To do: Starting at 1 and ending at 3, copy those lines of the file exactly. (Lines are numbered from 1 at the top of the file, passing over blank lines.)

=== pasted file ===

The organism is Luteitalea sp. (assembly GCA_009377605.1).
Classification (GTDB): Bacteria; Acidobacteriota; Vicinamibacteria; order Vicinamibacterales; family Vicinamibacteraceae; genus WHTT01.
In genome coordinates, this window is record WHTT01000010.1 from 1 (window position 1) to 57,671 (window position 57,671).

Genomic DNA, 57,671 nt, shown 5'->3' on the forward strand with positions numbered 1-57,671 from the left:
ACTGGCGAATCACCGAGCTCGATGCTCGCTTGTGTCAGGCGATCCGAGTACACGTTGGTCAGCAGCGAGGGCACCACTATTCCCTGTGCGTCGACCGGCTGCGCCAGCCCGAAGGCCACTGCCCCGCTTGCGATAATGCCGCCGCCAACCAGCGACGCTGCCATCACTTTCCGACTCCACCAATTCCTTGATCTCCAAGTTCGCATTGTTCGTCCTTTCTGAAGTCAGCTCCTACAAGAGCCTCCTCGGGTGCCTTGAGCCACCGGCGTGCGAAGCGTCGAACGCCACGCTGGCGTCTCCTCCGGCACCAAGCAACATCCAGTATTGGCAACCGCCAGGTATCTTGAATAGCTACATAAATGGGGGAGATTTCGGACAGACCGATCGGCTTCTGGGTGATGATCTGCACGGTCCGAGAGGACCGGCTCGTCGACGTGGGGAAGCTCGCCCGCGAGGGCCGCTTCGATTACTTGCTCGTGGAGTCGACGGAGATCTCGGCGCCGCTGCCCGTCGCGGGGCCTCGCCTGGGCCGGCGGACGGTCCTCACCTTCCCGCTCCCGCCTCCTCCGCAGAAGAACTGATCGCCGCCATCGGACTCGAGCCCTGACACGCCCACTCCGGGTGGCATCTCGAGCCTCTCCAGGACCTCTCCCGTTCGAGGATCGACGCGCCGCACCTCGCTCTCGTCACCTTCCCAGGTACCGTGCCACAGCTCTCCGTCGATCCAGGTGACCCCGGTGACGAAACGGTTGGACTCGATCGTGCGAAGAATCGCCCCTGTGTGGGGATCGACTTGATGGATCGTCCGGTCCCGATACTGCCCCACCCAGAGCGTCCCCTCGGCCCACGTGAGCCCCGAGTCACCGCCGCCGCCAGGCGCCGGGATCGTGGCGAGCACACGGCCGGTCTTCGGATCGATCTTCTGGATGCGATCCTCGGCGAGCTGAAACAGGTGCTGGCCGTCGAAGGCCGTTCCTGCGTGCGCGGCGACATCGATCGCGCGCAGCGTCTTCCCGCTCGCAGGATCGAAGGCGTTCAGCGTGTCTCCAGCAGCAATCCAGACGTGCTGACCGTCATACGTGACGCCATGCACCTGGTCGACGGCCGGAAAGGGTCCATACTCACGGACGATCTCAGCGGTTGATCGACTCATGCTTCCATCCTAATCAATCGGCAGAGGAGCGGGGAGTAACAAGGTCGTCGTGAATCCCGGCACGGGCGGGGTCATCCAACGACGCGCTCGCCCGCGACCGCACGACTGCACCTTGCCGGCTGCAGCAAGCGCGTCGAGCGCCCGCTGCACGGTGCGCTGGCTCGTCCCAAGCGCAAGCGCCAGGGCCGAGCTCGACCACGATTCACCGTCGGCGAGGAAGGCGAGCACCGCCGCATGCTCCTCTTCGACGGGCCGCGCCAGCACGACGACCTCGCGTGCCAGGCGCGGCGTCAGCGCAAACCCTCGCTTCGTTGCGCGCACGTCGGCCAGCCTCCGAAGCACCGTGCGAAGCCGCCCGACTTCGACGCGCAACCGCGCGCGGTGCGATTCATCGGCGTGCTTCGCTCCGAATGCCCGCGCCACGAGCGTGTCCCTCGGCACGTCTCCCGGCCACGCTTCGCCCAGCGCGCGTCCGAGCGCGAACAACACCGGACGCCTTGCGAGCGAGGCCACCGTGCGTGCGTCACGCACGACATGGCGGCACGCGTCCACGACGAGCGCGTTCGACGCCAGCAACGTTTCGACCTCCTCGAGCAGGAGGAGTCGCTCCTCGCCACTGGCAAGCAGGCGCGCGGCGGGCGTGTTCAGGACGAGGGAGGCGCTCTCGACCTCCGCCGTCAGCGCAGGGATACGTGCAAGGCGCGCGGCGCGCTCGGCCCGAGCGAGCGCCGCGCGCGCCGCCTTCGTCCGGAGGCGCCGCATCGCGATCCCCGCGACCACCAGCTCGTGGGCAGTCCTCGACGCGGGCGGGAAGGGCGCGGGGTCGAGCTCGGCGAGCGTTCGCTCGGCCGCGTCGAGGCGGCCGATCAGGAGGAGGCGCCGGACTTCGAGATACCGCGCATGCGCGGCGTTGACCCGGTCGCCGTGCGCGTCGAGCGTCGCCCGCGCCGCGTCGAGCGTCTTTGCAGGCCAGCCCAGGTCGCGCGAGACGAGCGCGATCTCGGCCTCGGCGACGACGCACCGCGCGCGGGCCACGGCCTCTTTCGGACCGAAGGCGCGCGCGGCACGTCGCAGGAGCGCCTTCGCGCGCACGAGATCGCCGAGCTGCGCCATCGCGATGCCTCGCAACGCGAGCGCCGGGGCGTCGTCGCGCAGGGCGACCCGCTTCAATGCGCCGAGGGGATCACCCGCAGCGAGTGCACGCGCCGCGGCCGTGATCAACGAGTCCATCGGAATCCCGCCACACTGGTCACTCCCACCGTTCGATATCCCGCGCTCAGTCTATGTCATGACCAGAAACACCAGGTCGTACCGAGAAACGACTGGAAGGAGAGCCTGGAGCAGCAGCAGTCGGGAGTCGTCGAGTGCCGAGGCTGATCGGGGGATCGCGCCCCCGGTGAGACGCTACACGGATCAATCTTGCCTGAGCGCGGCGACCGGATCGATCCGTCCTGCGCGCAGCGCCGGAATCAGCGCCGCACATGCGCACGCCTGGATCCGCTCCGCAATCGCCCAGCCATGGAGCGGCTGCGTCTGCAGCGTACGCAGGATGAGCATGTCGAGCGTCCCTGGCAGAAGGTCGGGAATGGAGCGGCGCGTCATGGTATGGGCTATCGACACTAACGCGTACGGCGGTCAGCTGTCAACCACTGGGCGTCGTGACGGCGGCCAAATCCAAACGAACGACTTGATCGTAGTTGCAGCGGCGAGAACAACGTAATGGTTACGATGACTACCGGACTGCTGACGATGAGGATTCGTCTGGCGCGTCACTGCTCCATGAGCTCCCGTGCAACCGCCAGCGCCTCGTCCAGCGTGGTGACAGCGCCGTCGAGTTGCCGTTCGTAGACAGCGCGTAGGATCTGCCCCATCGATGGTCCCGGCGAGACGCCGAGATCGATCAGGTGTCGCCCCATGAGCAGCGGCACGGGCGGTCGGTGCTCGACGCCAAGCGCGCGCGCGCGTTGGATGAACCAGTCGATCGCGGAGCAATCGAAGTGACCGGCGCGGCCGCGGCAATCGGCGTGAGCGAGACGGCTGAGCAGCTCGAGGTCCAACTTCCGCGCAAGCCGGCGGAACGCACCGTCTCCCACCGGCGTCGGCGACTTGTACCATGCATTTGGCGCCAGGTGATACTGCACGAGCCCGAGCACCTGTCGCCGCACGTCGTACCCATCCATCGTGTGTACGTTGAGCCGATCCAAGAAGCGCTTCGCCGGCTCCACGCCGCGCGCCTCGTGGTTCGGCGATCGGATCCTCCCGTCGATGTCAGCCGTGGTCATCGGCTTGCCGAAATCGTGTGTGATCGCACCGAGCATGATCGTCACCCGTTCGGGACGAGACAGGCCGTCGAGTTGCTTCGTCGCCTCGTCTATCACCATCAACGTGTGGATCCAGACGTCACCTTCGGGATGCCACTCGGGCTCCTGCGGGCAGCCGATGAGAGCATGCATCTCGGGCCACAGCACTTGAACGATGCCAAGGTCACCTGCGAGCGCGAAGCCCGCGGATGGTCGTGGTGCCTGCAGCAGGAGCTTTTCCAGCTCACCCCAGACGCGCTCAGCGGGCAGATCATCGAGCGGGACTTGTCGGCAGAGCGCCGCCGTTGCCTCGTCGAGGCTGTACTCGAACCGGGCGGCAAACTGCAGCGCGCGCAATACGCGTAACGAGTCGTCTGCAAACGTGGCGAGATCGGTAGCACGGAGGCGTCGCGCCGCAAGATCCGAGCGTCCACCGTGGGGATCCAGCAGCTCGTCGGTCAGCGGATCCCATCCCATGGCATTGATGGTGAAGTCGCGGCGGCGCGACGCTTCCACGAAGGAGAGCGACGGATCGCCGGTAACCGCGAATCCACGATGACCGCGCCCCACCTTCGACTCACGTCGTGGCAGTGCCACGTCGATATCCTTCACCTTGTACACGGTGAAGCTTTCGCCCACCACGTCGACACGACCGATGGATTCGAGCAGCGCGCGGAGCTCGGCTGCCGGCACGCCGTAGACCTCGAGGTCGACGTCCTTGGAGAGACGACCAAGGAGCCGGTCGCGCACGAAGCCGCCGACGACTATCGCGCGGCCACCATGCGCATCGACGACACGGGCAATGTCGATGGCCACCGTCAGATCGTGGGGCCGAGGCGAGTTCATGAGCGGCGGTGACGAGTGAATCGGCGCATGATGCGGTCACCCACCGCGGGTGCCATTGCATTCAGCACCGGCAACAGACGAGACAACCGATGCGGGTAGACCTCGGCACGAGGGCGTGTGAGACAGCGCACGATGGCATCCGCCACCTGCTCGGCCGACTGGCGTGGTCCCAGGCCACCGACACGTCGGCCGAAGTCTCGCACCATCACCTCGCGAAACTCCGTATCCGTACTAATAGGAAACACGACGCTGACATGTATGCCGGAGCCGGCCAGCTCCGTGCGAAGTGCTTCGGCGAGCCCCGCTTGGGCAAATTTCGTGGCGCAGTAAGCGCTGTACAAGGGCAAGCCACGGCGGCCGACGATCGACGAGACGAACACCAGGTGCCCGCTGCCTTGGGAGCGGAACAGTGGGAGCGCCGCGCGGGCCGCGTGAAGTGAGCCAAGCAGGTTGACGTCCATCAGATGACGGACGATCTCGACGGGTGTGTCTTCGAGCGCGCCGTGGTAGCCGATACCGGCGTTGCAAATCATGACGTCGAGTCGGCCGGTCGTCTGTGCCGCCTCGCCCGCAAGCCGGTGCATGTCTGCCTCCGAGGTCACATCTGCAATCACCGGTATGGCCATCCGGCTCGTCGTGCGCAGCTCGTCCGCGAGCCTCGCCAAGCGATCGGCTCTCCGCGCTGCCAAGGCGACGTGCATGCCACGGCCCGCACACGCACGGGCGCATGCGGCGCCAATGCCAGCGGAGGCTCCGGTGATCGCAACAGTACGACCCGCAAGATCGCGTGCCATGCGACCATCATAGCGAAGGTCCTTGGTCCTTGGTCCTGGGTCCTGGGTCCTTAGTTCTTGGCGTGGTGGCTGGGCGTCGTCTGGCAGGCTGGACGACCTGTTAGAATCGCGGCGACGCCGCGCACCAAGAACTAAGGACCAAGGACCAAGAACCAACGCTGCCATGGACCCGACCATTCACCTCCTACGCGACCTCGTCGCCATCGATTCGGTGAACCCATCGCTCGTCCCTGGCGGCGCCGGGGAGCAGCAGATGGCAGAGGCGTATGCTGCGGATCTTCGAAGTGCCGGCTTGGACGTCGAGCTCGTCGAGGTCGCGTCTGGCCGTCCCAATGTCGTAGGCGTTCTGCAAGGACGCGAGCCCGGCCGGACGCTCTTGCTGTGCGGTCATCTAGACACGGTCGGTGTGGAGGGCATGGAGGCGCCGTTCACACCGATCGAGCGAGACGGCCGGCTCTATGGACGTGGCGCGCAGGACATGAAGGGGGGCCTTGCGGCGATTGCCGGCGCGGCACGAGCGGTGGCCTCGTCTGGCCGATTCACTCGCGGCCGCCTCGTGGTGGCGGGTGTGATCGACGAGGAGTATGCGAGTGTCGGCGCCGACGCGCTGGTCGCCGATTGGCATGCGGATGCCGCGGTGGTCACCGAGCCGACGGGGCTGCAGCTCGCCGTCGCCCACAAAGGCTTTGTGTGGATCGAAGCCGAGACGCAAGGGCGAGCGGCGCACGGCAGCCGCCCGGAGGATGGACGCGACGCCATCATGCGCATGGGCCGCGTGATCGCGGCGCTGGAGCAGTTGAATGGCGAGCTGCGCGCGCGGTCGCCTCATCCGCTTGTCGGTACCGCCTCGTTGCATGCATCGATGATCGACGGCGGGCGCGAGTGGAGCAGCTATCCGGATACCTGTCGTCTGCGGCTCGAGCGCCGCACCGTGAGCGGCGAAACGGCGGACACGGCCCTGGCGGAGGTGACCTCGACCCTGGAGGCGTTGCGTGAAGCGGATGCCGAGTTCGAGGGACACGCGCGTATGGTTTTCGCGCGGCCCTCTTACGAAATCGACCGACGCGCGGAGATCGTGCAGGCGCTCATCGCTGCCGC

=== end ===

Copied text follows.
The organism is Luteitalea sp. (assembly GCA_009377605.1).
Classification (GTDB): Bacteria; Acidobacteriota; Vicinamibacteria; order Vicinamibacterales; family Vicinamibacteraceae; genus WHTT01.
In genome coordinates, this window is record WHTT01000010.1 from 1 (window position 1) to 57,671 (window position 57,671).